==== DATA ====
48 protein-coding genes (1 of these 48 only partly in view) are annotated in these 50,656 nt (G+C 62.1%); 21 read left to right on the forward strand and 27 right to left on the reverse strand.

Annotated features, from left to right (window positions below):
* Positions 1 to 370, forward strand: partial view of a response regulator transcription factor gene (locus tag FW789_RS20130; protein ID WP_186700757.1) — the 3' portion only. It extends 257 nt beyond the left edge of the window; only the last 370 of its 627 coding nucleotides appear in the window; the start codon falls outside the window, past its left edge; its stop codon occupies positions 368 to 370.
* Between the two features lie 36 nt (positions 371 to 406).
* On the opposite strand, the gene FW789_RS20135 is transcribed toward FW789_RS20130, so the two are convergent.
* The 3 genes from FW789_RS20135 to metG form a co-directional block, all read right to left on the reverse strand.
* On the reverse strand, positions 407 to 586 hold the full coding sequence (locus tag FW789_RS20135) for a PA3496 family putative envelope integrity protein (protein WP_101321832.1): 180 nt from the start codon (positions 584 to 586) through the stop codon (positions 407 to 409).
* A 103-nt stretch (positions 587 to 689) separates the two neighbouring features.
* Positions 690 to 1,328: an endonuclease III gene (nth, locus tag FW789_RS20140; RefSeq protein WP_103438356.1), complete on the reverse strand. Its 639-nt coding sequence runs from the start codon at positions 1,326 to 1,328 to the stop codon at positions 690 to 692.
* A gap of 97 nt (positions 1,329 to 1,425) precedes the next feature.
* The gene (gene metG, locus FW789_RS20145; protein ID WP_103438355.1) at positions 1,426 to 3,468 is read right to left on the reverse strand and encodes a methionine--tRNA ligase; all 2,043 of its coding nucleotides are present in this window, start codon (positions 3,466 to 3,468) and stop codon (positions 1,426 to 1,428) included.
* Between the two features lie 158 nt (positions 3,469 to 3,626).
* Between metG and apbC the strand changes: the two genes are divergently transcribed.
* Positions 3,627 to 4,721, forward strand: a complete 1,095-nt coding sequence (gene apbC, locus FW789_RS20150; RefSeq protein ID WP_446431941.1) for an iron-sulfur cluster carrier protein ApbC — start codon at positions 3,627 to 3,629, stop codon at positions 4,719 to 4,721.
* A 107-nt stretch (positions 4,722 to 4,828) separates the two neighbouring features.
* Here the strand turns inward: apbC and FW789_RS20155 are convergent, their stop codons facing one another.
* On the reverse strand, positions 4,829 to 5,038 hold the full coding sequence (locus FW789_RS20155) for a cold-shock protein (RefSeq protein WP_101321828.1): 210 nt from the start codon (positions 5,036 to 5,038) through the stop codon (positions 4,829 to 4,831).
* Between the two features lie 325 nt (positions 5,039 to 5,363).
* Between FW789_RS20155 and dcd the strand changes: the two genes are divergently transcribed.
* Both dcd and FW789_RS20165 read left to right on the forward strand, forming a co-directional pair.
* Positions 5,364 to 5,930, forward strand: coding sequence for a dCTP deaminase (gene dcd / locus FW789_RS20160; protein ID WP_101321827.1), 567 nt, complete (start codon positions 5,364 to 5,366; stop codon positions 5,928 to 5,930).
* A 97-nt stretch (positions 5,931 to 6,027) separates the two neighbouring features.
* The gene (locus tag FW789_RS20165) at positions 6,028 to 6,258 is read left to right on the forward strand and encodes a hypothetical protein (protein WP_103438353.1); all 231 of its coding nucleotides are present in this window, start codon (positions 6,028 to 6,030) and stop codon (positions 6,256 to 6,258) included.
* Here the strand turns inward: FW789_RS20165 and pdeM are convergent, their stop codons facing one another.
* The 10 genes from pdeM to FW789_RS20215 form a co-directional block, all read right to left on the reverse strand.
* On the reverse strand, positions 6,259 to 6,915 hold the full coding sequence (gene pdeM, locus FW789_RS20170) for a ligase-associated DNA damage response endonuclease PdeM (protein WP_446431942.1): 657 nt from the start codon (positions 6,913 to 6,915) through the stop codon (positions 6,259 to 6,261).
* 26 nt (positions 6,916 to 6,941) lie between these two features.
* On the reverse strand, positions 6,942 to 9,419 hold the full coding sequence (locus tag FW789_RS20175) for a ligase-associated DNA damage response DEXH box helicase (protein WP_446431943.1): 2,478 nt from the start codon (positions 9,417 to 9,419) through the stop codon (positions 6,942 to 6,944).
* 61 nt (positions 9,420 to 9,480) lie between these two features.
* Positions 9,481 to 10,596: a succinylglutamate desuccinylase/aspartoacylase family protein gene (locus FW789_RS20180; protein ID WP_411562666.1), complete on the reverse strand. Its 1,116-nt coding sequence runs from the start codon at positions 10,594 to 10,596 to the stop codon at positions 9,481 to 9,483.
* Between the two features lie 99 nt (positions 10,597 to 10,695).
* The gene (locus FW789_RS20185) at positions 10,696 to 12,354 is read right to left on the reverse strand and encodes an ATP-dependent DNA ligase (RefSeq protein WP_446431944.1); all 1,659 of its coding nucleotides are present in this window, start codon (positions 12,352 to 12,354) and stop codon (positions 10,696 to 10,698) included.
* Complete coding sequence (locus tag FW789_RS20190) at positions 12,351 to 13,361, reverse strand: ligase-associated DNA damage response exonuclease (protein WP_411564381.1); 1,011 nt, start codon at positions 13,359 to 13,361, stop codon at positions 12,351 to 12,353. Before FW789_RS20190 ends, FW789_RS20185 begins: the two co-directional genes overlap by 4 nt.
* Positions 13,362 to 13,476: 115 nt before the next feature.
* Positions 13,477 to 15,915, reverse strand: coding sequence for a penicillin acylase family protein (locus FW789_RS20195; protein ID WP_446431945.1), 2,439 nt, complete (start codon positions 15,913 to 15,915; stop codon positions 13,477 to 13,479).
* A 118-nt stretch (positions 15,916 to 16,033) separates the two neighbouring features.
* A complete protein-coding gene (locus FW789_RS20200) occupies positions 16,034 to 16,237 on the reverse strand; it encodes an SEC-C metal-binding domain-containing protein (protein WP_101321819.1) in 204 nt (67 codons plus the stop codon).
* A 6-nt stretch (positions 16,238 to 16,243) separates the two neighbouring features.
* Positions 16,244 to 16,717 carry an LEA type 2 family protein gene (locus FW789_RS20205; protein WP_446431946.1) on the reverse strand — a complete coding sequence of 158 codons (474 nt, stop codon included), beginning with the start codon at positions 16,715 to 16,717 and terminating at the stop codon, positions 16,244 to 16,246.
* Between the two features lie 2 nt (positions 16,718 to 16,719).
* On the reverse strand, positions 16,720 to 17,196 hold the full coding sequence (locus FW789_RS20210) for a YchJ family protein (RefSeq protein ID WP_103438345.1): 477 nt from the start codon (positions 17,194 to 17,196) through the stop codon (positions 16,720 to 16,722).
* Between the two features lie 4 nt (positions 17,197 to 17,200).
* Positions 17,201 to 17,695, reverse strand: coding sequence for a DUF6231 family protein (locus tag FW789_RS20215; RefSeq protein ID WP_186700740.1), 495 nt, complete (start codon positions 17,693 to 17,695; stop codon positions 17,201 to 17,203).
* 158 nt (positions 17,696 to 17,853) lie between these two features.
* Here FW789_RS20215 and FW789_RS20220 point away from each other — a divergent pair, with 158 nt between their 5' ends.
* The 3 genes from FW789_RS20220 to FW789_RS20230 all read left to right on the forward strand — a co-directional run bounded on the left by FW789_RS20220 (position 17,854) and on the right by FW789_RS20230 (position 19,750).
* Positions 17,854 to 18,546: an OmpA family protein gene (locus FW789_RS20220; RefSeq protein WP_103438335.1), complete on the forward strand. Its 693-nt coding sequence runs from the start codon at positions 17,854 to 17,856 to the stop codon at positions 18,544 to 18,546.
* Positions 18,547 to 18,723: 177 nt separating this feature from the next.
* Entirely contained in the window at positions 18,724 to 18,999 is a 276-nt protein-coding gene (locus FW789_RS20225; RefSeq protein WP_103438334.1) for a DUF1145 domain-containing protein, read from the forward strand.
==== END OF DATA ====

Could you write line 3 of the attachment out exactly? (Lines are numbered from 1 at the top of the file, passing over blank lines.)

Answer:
* Positions 1 to 370, forward strand: partial view of a response regulator transcription factor gene (locus tag FW789_RS20130; protein ID WP_186700757.1) — the 3' portion only. It extends 257 nt beyond the left edge of the window; only the last 370 of its 627 coding nucleotides appear in the window; the start codon falls outside the window, past its left edge; its stop codon occupies positions 368 to 370.